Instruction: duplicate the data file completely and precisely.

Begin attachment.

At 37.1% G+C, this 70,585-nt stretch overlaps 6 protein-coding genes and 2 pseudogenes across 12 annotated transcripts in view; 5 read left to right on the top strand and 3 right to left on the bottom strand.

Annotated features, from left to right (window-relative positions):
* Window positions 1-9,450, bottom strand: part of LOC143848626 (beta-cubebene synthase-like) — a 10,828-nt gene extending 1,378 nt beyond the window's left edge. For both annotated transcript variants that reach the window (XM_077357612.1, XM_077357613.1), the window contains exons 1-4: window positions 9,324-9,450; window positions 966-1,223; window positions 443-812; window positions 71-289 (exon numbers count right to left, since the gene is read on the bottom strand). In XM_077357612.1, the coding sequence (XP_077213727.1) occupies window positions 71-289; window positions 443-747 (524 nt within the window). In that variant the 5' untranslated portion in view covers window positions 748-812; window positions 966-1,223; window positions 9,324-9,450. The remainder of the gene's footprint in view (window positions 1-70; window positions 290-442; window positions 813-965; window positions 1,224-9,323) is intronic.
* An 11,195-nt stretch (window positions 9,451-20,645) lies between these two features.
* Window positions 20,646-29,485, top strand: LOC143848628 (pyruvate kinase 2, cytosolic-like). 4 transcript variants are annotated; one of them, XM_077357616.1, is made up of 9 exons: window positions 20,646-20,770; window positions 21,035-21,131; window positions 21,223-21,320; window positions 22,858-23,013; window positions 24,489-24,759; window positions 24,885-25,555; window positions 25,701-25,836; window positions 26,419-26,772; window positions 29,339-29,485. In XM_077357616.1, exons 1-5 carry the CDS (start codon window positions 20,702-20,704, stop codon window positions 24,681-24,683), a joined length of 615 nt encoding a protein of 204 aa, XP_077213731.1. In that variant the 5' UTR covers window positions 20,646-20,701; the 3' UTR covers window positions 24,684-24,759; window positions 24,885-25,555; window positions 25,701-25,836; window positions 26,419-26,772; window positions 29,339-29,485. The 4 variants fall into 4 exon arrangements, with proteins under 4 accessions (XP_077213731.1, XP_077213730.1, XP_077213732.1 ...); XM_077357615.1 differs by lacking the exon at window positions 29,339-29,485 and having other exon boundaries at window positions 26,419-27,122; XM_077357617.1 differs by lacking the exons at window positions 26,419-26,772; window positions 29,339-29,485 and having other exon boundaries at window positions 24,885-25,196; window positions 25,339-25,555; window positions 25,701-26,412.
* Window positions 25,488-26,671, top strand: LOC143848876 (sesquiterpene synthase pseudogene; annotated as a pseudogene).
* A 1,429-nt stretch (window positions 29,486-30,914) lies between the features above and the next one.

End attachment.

At 37.1% G+C, this 70,585-nt stretch overlaps 6 protein-coding genes and 2 pseudogenes across 12 annotated transcripts in view; 5 read left to right on the top strand and 3 right to left on the bottom strand.

Annotated features, from left to right (window-relative positions):
* Window positions 1-9,450, bottom strand: part of LOC143848626 (beta-cubebene synthase-like) — a 10,828-nt gene extending 1,378 nt beyond the window's left edge. For both annotated transcript variants that reach the window (XM_077357612.1, XM_077357613.1), the window contains exons 1-4: window positions 9,324-9,450; window positions 966-1,223; window positions 443-812; window positions 71-289 (exon numbers count right to left, since the gene is read on the bottom strand). In XM_077357612.1, the coding sequence (XP_077213727.1) occupies window positions 71-289; window positions 443-747 (524 nt within the window). In that variant the 5' untranslated portion in view covers window positions 748-812; window positions 966-1,223; window positions 9,324-9,450. The remainder of the gene's footprint in view (window positions 1-70; window positions 290-442; window positions 813-965; window positions 1,224-9,323) is intronic.
* An 11,195-nt stretch (window positions 9,451-20,645) lies between these two features.
* Window positions 20,646-29,485, top strand: LOC143848628 (pyruvate kinase 2, cytosolic-like). 4 transcript variants are annotated; one of them, XM_077357616.1, is made up of 9 exons: window positions 20,646-20,770; window positions 21,035-21,131; window positions 21,223-21,320; window positions 22,858-23,013; window positions 24,489-24,759; window positions 24,885-25,555; window positions 25,701-25,836; window positions 26,419-26,772; window positions 29,339-29,485. In XM_077357616.1, exons 1-5 carry the CDS (start codon window positions 20,702-20,704, stop codon window positions 24,681-24,683), a joined length of 615 nt encoding a protein of 204 aa, XP_077213731.1. In that variant the 5' UTR covers window positions 20,646-20,701; the 3' UTR covers window positions 24,684-24,759; window positions 24,885-25,555; window positions 25,701-25,836; window positions 26,419-26,772; window positions 29,339-29,485. The 4 variants fall into 4 exon arrangements, with proteins under 4 accessions (XP_077213731.1, XP_077213730.1, XP_077213732.1 ...); XM_077357615.1 differs by lacking the exon at window positions 29,339-29,485 and having other exon boundaries at window positions 26,419-27,122; XM_077357617.1 differs by lacking the exons at window positions 26,419-26,772; window positions 29,339-29,485 and having other exon boundaries at window positions 24,885-25,196; window positions 25,339-25,555; window positions 25,701-26,412.
* Window positions 25,488-26,671, top strand: LOC143848876 (sesquiterpene synthase pseudogene; annotated as a pseudogene).
* A 1,429-nt stretch (window positions 29,486-30,914) lies between the features above and the next one.